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Suicide among North Carolina women, 1989–93: information from two data sources
  1. C W Runyan1,
  2. K E Moracco2,
  3. L Dulli1,
  4. J Butts3
  1. 1University of North Carolina Injury Prevention Research Center and Department of Health Behavior and Health Education, School of Public Health, University of North Carolina
  2. 2University of North Carolina Injury Prevention Research Center, Departments of Health Behavior and Health Education and Maternal and Child Health, School of Public Health, University of North Carolina
  3. 3University of North Carolina Injury Prevention Research Center and North Carolina Office of the Chief Medical Examiner
  1. Correspondence to:
 Dr Carol W Runyan, CB 7505 Chase Hall, University of North Carolina, Chapel Hill, NC 27599–7505, USA;


Objectives: To characterize the events and examine suicide precursors among women and to examine gaps in surveillance.

Setting: A statewide study in North Carolina.

Methods: Suicides of women age 15 and older for the time period 1989–93, as identified from the Office of the Chief Medical Examiner, were included. All case files were reviewed by hand and telephone interviews were attempted with investigating law enforcement officials for every case in 1993.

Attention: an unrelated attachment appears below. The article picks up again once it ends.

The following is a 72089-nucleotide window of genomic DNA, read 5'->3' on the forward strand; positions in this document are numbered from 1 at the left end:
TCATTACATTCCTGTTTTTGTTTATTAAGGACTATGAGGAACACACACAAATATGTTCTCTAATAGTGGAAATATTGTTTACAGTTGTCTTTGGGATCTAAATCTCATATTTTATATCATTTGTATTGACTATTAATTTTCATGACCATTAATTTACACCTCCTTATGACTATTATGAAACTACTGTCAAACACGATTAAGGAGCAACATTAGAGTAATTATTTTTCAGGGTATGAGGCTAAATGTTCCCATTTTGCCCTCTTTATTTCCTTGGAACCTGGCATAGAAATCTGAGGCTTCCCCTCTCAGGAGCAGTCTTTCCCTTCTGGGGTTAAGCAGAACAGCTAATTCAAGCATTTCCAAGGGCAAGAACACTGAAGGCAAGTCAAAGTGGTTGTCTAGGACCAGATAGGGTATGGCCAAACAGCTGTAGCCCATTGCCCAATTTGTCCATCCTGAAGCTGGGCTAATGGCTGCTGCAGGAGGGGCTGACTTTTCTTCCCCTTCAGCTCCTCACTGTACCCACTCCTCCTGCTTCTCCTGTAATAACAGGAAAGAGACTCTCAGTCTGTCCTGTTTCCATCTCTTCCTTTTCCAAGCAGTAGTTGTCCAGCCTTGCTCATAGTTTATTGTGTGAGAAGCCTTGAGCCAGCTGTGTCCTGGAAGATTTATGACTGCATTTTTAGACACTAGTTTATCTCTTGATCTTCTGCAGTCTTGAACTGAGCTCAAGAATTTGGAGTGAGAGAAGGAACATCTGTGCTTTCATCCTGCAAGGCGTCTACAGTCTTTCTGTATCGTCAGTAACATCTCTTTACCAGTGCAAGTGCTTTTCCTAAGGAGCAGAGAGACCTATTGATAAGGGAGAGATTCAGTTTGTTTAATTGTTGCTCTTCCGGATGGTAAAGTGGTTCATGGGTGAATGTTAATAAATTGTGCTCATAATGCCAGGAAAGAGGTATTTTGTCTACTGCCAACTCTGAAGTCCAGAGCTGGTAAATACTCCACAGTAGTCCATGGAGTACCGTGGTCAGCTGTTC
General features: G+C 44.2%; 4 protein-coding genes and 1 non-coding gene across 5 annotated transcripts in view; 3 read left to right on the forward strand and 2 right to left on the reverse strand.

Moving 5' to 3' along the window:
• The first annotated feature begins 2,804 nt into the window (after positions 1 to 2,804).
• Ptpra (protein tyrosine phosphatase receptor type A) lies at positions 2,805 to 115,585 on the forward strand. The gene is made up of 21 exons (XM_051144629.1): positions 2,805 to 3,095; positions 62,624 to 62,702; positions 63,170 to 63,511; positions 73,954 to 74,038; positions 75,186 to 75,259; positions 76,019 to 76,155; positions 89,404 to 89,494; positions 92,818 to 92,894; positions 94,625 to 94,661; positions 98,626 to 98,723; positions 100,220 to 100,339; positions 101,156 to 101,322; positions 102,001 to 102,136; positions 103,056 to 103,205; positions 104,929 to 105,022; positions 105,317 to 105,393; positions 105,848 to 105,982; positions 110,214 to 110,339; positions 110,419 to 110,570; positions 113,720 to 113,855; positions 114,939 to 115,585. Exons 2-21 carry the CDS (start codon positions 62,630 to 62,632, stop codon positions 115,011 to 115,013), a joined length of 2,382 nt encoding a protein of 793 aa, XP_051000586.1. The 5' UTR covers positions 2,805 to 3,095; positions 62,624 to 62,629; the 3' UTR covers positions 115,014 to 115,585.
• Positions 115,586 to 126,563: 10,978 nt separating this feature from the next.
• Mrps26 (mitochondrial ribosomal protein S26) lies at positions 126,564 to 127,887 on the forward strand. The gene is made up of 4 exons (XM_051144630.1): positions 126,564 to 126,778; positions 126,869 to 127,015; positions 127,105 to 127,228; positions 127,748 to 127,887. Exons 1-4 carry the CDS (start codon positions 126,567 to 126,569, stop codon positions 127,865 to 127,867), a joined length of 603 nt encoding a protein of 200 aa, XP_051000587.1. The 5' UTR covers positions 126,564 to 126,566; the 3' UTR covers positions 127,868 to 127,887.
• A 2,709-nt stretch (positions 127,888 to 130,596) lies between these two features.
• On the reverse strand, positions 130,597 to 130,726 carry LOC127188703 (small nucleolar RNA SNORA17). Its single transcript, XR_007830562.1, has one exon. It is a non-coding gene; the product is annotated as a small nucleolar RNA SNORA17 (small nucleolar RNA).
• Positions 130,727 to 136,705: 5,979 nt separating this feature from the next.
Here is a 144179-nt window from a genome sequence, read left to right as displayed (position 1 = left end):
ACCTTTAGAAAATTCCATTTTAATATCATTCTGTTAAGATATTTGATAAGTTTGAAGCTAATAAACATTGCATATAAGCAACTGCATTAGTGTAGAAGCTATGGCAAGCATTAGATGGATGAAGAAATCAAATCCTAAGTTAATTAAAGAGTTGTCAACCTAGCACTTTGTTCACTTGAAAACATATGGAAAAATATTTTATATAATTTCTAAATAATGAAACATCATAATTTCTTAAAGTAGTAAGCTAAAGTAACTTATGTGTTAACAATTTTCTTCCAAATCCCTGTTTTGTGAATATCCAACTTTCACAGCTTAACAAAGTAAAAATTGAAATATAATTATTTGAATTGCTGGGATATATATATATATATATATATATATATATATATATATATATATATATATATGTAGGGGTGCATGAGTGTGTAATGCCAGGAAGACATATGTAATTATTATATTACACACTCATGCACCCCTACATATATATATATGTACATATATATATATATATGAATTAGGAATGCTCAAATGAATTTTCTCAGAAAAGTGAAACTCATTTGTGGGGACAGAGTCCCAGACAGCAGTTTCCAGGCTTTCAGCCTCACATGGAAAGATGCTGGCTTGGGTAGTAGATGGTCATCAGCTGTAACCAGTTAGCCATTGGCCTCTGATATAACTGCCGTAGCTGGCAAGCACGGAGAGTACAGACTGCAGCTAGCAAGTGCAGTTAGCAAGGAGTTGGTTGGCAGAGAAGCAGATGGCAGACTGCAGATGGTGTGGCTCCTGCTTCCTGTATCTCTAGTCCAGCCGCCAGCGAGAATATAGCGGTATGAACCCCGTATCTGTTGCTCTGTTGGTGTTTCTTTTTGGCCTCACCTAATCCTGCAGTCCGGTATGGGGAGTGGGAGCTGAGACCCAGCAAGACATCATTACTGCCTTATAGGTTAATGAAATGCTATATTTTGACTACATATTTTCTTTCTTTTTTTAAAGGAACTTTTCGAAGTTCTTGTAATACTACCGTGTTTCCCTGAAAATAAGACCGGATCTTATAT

Results: Altogether 882 suicides met the case definition, for an age adjusted rate that fluctuated between 5.53 and 7.26 per 100 000 women across the period. Interviews with law enforcement officials were completed for 135 of the 177 cases from 1993. White women had rates nearly three times those of racial minorities. Women under age 45 were proportionally more likely than older women to have recently experienced the breakup of an intimate relationship. Information about precursors was not as consistently reported as had been hoped. Medical examiner records were variable in completeness. Law enforcement interviews frequently did not yield information about the factors we had hoped to examine, probably because the investigations were conducted primarily to rule out homicide.

Conclusions: This study suggests somewhat different precursor patterns by age group. It also points to the need for reconsidering how suicide surveillance is accomplished as a strategy to guide intervention.

  • suicide
  • women
  • self afflicted injury

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